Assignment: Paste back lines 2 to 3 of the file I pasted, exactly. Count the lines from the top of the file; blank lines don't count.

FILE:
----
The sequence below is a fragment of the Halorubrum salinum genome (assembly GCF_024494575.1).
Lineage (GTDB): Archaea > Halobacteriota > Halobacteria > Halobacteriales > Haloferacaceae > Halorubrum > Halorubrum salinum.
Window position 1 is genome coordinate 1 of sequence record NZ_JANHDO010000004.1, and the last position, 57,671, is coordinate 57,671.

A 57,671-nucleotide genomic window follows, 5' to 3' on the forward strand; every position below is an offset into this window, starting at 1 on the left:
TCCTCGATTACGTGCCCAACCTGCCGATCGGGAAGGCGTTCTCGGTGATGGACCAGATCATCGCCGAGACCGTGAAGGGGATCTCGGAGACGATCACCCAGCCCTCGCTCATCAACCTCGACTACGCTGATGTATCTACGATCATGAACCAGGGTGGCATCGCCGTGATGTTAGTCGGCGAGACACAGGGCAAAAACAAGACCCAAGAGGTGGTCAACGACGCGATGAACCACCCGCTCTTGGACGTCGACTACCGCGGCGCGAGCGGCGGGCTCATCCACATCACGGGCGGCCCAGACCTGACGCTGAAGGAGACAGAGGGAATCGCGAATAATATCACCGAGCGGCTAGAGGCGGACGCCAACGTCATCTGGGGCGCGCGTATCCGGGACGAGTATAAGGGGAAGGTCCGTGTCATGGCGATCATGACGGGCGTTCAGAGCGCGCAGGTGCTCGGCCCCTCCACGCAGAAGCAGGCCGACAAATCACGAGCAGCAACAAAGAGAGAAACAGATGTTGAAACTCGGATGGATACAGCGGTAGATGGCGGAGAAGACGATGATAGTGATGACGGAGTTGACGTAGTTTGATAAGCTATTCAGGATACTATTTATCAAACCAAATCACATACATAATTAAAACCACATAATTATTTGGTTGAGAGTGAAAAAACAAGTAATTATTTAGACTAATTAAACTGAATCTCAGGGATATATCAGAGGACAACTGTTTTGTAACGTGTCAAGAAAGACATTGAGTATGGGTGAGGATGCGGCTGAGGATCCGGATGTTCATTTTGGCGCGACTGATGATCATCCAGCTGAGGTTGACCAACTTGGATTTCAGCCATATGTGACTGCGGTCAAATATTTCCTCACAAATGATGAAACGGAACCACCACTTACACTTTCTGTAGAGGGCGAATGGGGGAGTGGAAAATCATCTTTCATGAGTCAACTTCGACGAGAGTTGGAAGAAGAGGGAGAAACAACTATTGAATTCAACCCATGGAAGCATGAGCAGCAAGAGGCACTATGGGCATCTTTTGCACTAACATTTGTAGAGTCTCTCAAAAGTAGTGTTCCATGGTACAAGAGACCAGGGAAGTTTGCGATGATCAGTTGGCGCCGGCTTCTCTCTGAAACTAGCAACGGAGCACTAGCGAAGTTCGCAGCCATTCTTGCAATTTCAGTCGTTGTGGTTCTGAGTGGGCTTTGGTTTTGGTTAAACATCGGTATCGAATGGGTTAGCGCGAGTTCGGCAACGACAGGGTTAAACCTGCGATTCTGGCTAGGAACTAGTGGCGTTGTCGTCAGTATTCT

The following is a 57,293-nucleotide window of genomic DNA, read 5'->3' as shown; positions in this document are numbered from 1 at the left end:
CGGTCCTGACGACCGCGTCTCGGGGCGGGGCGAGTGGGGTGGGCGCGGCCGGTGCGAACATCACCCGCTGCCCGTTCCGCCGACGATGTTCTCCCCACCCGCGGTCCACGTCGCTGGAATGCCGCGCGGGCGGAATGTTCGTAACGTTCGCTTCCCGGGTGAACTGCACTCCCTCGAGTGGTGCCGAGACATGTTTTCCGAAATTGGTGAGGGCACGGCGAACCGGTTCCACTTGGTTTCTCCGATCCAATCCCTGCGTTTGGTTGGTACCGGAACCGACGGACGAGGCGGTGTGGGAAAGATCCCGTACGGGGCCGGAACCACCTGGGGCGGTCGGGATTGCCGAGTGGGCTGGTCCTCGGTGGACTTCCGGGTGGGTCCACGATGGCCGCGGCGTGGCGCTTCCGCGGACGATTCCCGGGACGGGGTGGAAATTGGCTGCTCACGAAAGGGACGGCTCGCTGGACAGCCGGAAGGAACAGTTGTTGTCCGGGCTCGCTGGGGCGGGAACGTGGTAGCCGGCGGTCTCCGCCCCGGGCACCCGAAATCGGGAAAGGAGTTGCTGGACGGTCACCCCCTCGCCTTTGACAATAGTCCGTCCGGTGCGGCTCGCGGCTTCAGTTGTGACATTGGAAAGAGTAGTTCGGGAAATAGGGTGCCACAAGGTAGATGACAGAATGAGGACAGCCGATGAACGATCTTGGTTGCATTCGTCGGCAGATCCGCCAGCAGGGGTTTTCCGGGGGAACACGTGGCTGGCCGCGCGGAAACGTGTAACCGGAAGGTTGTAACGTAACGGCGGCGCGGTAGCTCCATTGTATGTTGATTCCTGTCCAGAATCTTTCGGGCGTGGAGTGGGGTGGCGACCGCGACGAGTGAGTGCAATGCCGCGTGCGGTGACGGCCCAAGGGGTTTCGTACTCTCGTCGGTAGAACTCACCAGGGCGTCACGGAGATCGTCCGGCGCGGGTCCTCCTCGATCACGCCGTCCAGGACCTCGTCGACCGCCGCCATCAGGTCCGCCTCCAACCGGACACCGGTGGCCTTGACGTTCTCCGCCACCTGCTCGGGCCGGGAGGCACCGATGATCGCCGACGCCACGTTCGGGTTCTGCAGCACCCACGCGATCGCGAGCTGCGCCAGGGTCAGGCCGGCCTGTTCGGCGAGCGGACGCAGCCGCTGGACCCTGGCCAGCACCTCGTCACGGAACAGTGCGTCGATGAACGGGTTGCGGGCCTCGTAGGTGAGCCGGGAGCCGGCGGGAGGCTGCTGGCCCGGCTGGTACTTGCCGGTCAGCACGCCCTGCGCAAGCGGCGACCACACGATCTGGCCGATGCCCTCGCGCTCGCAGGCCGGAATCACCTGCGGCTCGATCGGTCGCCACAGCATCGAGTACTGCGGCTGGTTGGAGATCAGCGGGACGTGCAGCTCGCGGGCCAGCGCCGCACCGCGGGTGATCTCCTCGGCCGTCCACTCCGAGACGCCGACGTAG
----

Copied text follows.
Lineage (GTDB): Archaea > Halobacteriota > Halobacteria > Halobacteriales > Haloferacaceae > Halorubrum > Halorubrum salinum.
Window position 1 is genome coordinate 1 of sequence record NZ_JANHDO010000004.1, and the last position, 57,671, is coordinate 57,671.